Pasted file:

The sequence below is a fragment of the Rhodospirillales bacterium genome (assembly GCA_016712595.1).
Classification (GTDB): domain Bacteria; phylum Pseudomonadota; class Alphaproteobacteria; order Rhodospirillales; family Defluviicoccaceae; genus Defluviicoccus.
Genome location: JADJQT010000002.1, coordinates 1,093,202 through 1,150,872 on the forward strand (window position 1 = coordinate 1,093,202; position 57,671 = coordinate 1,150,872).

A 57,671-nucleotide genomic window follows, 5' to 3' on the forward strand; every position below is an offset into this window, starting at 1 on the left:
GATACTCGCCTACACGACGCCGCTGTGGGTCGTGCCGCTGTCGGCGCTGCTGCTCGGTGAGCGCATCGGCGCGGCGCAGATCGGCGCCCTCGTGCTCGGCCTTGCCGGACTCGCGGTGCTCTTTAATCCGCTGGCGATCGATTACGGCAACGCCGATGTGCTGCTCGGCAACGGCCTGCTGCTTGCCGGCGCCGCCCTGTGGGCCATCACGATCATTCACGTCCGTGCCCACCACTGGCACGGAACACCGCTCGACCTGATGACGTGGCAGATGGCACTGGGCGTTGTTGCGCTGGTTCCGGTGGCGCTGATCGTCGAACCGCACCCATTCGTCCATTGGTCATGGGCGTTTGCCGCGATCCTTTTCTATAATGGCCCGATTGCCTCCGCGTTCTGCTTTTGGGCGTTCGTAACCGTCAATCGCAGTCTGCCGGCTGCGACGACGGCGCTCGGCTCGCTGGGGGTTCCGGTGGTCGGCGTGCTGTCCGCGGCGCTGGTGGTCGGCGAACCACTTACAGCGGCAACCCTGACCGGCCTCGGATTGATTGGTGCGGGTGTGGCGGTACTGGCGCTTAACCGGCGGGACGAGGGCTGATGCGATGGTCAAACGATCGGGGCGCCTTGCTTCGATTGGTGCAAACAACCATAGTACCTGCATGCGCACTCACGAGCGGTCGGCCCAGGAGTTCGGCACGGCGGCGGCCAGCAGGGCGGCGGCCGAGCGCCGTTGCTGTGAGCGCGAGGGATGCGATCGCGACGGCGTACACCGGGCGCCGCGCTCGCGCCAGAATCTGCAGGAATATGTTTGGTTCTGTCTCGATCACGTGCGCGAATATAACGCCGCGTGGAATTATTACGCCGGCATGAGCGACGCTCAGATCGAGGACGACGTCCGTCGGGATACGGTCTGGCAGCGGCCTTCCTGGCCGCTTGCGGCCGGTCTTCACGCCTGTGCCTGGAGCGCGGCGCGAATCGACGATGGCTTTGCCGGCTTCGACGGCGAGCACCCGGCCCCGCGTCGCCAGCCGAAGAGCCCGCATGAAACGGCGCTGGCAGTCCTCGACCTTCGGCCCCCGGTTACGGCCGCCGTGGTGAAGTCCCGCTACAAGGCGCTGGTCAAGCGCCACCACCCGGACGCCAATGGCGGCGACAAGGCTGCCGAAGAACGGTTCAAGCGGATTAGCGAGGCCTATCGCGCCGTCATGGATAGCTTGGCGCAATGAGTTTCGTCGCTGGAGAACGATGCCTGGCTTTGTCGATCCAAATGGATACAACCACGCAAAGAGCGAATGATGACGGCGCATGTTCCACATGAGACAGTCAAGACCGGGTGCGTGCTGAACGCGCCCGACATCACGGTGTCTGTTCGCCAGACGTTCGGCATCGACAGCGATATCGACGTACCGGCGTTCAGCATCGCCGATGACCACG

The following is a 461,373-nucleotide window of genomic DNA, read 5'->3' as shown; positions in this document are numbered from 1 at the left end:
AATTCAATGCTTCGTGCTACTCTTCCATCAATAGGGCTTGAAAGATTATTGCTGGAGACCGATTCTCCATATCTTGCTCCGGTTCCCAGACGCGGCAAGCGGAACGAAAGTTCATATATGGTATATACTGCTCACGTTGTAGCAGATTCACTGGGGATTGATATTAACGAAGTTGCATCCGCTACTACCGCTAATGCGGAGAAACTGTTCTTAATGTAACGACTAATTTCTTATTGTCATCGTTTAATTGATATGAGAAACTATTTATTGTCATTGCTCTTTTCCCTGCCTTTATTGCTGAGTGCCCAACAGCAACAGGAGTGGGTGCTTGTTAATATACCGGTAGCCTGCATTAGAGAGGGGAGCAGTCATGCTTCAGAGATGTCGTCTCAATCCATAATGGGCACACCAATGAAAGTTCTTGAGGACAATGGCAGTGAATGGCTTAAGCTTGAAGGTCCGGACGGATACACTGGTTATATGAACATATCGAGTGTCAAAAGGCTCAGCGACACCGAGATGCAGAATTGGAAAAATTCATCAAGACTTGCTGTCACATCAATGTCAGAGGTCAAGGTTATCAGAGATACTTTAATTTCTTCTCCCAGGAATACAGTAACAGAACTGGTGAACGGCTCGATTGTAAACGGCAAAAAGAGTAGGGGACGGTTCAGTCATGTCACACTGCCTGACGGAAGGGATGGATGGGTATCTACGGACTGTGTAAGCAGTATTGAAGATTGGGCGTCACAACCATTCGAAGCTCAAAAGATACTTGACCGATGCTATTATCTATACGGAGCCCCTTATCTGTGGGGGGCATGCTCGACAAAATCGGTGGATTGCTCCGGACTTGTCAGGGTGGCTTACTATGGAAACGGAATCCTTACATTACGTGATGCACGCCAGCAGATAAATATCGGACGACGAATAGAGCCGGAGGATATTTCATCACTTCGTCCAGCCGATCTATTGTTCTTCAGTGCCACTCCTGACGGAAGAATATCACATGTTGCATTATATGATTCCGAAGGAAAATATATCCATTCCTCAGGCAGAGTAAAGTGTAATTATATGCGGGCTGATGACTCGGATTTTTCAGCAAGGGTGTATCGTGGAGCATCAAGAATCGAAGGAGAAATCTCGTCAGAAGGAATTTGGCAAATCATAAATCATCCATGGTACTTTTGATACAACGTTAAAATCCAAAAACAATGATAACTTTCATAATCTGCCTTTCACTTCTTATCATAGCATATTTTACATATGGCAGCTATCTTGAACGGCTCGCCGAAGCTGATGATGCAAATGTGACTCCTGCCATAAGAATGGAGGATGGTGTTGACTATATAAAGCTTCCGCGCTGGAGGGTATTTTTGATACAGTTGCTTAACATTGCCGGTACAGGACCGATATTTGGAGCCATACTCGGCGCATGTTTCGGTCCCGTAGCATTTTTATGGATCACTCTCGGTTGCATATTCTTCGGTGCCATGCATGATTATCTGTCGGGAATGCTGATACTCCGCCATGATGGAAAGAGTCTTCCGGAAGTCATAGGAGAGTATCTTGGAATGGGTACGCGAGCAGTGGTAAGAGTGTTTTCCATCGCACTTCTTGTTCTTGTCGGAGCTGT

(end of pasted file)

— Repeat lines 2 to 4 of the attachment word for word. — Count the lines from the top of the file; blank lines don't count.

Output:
Classification (GTDB): domain Bacteria; phylum Pseudomonadota; class Alphaproteobacteria; order Rhodospirillales; family Defluviicoccaceae; genus Defluviicoccus.
Genome location: JADJQT010000002.1, coordinates 1,093,202 through 1,150,872 on the forward strand (window position 1 = coordinate 1,093,202; position 57,671 = coordinate 1,150,872).

A 57,671-nucleotide genomic window follows, 5' to 3' on the forward strand; every position below is an offset into this window, starting at 1 on the left: